Weight gain: Obviously any kind of WG mechanic is likely why you’re on these forums, and needs to be thought out from the start. Descriptions and art assets are obvious ones. Some players really like to see numbers and making realistic ones is one challenge. Be aware of mechanics that can get out-of-hand: a classic is the combination of eating-increases-weight and stuffing-increases-capacity: together those lead to an out-of-control situation where the weight will increase exponentially.

Save versioning: if you are planning to release updates to your game (and it’s not trivially short) then from the outset you need to think about how a save from the previous version can be brought into the new version.

Be prepared to re-work stuff (Refactor)

Sure, you’ve spend hours/days on something, but it isn’t working, doesn’t make sense, or it’s ugly. It happens, especially as you are learning. Don’t fall for the sunk-cost fallicy and push on with it. Make a backup, scrap the offending stuff, and re-work it. Be prepared to do this several times. This goes hand in hand with doing risky stuff first.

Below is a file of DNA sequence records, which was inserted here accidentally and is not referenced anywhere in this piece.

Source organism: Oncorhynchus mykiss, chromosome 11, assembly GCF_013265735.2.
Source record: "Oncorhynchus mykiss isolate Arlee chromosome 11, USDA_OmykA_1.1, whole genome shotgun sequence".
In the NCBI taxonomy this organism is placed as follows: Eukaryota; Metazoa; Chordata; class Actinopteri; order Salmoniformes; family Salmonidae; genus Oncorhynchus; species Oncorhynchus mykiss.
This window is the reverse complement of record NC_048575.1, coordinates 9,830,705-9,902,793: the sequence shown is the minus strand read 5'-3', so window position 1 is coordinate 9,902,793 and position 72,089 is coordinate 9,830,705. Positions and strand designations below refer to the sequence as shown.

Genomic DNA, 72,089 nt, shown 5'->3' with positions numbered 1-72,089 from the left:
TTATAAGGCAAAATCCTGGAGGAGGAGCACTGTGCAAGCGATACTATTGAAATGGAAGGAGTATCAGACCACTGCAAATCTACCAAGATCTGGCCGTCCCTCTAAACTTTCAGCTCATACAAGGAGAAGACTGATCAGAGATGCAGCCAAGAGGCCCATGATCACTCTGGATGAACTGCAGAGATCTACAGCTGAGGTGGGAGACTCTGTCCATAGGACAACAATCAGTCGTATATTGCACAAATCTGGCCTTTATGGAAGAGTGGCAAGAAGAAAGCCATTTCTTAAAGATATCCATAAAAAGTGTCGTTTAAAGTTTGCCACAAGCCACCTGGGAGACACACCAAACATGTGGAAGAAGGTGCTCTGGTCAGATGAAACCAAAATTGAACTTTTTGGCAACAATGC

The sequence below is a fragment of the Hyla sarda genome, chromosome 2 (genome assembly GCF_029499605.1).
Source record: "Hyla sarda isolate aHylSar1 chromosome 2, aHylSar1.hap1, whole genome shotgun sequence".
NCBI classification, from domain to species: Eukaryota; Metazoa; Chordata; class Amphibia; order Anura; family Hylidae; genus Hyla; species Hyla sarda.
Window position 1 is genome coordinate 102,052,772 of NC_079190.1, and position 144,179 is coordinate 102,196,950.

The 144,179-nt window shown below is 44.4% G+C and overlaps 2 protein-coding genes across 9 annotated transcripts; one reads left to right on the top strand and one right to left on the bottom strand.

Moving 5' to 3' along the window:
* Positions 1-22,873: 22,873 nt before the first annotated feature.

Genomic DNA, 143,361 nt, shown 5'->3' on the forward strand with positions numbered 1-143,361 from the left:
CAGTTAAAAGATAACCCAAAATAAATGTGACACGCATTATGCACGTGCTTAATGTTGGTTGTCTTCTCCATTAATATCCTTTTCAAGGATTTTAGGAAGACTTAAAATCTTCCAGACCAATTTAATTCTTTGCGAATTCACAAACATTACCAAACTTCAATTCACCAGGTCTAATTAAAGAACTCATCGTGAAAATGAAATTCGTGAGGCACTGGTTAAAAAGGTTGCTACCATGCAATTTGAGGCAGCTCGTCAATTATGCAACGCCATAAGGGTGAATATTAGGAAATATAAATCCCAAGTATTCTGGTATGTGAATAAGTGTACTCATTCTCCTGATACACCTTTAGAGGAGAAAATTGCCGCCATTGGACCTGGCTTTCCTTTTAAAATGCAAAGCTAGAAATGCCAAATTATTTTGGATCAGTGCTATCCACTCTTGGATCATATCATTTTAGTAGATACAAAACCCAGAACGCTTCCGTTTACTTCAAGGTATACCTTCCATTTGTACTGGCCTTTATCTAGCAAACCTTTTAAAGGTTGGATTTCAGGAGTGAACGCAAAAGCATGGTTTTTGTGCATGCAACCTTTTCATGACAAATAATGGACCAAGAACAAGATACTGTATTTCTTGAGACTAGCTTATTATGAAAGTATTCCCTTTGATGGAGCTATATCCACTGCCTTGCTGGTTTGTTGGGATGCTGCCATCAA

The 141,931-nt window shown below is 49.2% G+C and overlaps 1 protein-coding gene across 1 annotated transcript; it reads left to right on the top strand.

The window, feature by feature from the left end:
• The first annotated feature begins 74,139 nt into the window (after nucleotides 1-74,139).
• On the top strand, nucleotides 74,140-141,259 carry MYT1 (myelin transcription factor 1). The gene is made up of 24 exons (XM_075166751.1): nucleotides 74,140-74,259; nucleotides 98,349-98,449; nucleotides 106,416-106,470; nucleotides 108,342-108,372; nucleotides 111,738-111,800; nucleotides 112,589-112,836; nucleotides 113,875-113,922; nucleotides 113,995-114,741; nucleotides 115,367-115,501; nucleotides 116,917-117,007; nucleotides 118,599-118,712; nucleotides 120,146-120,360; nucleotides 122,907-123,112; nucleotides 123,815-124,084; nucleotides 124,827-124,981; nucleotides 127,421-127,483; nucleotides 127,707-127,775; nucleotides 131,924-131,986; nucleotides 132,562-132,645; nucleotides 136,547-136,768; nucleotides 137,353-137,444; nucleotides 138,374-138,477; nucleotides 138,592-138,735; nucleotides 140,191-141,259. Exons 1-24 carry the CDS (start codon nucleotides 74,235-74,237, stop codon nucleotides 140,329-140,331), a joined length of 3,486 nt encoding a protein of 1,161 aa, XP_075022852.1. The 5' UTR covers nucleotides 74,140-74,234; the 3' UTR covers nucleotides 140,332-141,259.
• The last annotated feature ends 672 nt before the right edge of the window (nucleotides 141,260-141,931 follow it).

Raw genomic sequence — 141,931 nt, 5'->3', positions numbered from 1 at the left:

Not much of a contribution, but in regards to RPGMaker, it’d be wise to avoid the older versions of the program. Specifically: 95, 2000, and 2003. While still shockingly versatile in their own right, they suffer from extensive limitations (256 color limitation for assets, mp3 support not added until 2003, etc) that, even if they are kept in mind, can be a pain to work around. While my experience with newer revisions is minimal, they seem far more accessible to the user. I would stick to said newer revisions.